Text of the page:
We gave it an A-
A follow-up to High Fidelity, British writer Hornby’s superb 1996 novel about pop-music obsession, About A Boy (the film rights to which have reportedly been sold for $3 million) is an acerbic, emotionally richer yet no less funny tale. Will (36, single, lonely, in search of a girlfriend and a life) meets Marcus (12, lonely, in search of happiness for himself and his suicidal mother). At first, befriending Marcus is merely an attempt to assuage a guilty conscience brought about by a life of leisure. The fellows form an odd-duck match, united by their alienation — one a selfish, irresponsible man whose despair takes the form of boredom (”No problem was his problem”), the other an angry, confused, intelligent boy mocked by his contemporaries and misunderstood as sullen and stupid by adults.
As in Hornby’s previous novel, About A Boy is distinguished by straightforward storytelling, a gratifying lack of irony, and an unembarrassed fondness for low comedy. An early set piece, in which childless, wily Will infiltrates a meeting of the support group SPAT (”Single Parents — Alone Together”) in order to meet available women, is shrewdly hilarious. (As a 40-year-old comic novelist, Hornby is a throwback, influenced more by Kingsley Amis than Martin.)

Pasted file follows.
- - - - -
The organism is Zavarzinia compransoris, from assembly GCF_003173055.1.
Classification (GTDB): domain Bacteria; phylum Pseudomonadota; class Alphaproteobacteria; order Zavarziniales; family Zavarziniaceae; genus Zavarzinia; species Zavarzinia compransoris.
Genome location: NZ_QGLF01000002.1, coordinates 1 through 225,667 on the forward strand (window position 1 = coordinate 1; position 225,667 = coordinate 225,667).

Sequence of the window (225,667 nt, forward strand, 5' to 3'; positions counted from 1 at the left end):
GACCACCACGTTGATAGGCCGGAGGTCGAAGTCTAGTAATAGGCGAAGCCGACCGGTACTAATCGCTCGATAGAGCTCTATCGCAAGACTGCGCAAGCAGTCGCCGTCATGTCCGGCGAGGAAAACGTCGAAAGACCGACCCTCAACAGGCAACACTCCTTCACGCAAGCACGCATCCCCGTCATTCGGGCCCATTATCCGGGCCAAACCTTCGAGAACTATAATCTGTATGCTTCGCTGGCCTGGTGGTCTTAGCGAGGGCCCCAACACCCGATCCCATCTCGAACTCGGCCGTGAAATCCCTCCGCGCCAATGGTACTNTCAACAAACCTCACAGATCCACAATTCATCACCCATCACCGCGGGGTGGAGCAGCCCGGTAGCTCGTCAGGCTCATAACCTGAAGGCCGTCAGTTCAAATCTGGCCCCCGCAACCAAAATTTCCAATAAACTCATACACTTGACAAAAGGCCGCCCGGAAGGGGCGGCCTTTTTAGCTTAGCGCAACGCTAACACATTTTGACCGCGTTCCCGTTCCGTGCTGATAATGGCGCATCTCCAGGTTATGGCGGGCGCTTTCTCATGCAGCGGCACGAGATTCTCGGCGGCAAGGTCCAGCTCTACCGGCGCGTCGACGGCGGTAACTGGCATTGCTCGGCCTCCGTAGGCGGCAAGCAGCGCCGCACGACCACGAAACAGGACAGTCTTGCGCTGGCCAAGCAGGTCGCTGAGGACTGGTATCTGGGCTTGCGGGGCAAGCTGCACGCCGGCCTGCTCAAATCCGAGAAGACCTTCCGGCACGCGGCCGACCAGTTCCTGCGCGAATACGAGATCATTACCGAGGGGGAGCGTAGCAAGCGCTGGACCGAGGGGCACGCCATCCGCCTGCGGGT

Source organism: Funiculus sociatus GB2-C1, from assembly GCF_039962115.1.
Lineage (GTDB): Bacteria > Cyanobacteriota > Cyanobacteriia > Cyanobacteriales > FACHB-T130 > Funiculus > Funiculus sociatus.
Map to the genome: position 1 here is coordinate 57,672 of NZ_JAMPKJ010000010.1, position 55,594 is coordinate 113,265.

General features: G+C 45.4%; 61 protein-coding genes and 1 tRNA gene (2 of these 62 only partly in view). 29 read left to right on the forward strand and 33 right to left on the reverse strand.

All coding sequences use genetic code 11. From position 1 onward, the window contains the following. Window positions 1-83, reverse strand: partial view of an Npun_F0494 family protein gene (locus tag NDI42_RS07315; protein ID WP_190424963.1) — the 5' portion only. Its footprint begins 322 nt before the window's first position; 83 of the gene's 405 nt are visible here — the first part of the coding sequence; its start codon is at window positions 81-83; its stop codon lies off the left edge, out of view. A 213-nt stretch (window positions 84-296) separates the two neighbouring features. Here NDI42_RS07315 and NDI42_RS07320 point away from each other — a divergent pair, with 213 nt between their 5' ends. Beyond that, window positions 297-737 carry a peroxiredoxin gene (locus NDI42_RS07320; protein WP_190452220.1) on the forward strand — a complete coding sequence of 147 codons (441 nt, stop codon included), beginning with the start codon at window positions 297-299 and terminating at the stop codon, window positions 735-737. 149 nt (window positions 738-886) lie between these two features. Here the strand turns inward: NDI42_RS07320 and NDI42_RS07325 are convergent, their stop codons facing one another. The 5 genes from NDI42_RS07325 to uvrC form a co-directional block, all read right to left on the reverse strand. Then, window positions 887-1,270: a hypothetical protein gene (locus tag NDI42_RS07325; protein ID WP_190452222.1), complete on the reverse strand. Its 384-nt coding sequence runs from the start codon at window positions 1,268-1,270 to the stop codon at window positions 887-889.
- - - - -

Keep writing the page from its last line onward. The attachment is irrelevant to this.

Although Marcus’ mother initially thinks that Will is fiddling with her son, the friendship grows, healthily. They find common ground in the suicide of Kurt Cobain, whose music they (and Hornby) are drawn to for its vibrant, and ultimately tragic, sincerity. Pals who form a touching father-son relationship without ever becoming father and son, Will and Marcus ultimately find the answer to the single question that presses down on both of them: As Will says, ”You could shut life out. If you didn’t answer the door to it, how was it going to get in?”